VS Code

Vs code is one of the new players in the area of editors and has done some really good progres so far on catching up with the competition. It is a lightweight editor which currently supports mulitple langueges and on top of that it’s multiplatform. It includes already some great features and more are coming in the near future. Personally I am using it more and more both for front and back end development.

Webpack - Gulp - npm scripts

During the last months I am heavily involved in various Reactjs project so there is a need to execute scripts in order to transpile React components and ES6 code. In all projects we are doing heavy usage of Webpack in order to manage the transpilation and the dependencies management. Initially we were doing all the configuration through Gulp and it’s corresponding tasks. As Webpack evolved and I was more involved in nodejs ecosystem I found the npm scripts and how by using this feature we could avoid the dependency to Gulp or any other task runner.

VS Code tasks for the rescue

Code has integrated the ability to execute various tasks as you can see in the official documentation. As it mentioned clearly in the documentation there is already integrated support for Gulp, Grunt and some other tools. What is missing is that with a few lines of configuration we could execute all the scripts that exist in the corresponding section of our package.json file.

Create the tasks.json file

Available tasks are declared in an external file called “tasks.json” and is placed inside the folder .vscode in the root of the project. You can either create it manual or let the editor create the folder and add a very detailed example file. In order to achieve the last you need to hit Ctrl + Shift + P or Cmd + Shift + P type “Tasks” and select Configure Task Runner as in the following image

configure tasks

Add the configuration for npm scripts

In order to be able to execute the npm scripts we need to tweak the first task that is related to Typescript. As a first step lets see what are the available scripts inside the package.json file.

npm scripts
  • json
"scripts": {
"build-dev": "webpack --bail",
"start-dev": "webpack-dev-server"

As I mentioned before we are doing a lot of react development so these two scripts are responsible for building the development version of the code the first and for starting the webpack’s development server and watching the files for changes the second. Now lets see how the tasks.json file looks like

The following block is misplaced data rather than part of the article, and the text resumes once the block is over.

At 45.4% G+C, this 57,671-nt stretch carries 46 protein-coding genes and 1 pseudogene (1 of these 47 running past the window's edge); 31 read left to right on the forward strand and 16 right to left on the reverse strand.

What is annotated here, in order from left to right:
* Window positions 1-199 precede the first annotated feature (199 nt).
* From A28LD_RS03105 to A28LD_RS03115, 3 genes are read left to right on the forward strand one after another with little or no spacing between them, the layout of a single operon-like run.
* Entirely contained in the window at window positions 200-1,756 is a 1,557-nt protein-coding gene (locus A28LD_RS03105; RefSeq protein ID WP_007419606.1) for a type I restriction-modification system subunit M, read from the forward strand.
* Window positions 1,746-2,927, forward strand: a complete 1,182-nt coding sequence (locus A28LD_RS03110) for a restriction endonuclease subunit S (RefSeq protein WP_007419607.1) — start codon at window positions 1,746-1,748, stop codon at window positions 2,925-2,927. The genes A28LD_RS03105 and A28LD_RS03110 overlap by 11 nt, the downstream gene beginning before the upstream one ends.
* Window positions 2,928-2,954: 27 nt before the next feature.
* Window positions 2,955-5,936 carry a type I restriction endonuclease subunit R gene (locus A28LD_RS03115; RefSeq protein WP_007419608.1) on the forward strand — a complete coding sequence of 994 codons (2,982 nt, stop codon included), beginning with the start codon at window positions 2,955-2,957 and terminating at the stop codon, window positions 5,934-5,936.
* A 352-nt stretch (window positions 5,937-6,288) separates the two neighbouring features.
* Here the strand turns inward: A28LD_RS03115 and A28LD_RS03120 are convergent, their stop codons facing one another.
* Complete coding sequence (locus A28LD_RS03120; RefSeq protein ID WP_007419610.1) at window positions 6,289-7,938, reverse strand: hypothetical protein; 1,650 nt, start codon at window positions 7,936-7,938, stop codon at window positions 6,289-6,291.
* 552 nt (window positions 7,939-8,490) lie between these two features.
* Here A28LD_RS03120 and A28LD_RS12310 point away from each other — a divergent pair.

Add npm as comand
  • json
"version": "0.1.0",
"command": "npm",
"isShellCommand": true,
"showOutput": "always",
"args": ["run"],
"isWatching": false,
"tasks": [
{ "taskName": "build-dev" },
{ "taskName": "start-dev" }

As you can see we have to declare “npm” as the required command and configure it as a shell command. The crucial part is the args option as all the scripts are executed by “npm run” as prefix so we need to provide this as an argument. The show output parameter is entirely up to you how to configure it. Then we need to declare the tasks for the command inside the corresponding array. Each task can have its own configuration and arguments but I would suggest not to use this option and instead putt all required arguments to the scripts section as some other members in the team could execute these from another tool. So in our case is enough to declare just the tasks name which of course should match with the one in scripts section.

Task execution

Now that everything is in place when hitting Ctrl + Shift + P or Cmd + Shift + P and select “Run Task” we should see a list with the available tasks that represent the scripts. We can choose either of the options and depending on the show output configuration we will be able to see the results in the output window.

availalbe tasks

Bonus - tasks keyboard shortcuts

Be default VS Code has assigned keyboard shortcuts for execute the build and test task. Luckily there are available the extension points for showing the panel with available tasks and also a command to stop the running task. First you need to find the preferences and then select Keyboard Shortcuts and then add the following entries. Feel free to change the key combinations according to your preferences. It was hard though to find some combination so I chose r for run a task and e for exit a task. After saving we can have an easier access to both select the command and also to terminate it.

Keyboard shortcuts
  • json
{ "key": "shift+cmd+r",  "command": "workbench.action.tasks.runTask" },
{ "key": "shift+cmd+e", "command": "workbench.action.tasks.terminate"}

Happy coding!